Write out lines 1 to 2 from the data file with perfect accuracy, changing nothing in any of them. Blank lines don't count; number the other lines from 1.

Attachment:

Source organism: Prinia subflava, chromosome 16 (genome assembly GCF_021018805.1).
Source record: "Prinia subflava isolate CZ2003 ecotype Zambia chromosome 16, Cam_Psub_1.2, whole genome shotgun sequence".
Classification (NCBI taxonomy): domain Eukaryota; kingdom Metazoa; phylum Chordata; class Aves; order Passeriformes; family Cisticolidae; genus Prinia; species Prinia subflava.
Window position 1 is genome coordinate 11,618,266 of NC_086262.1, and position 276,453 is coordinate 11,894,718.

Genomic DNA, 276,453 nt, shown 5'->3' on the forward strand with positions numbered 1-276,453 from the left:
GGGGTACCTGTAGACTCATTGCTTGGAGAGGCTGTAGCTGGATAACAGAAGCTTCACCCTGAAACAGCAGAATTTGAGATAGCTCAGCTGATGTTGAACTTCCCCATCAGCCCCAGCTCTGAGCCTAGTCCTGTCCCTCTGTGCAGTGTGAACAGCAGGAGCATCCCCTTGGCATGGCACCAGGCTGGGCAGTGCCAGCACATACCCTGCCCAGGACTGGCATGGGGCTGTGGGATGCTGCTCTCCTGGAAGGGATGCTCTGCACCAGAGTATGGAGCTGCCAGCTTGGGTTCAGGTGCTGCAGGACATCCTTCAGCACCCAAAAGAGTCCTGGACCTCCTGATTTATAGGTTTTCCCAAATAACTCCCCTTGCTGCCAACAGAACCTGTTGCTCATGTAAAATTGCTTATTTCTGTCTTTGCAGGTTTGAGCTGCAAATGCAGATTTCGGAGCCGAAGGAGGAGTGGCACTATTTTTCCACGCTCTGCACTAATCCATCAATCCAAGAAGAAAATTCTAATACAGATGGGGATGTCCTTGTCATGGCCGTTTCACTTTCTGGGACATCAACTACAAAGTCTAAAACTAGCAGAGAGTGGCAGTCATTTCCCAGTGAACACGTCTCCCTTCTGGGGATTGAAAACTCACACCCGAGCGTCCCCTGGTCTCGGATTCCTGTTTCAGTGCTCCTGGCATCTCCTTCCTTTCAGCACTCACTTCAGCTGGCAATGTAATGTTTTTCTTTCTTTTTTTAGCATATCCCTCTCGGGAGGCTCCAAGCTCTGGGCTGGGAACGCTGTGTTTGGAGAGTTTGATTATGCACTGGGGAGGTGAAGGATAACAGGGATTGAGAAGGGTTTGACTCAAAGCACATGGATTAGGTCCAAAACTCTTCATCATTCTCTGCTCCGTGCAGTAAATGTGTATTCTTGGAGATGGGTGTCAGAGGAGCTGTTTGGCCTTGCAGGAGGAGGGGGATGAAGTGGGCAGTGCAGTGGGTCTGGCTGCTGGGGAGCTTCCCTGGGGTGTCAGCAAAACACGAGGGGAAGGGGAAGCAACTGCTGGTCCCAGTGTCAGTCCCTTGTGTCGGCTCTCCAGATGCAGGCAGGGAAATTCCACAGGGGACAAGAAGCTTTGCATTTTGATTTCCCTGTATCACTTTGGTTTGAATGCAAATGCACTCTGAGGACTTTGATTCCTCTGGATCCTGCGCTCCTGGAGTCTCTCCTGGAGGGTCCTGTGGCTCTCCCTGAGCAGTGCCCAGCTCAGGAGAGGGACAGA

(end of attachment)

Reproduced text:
Source organism: Prinia subflava, chromosome 16 (genome assembly GCF_021018805.1).
Source record: "Prinia subflava isolate CZ2003 ecotype Zambia chromosome 16, Cam_Psub_1.2, whole genome shotgun sequence".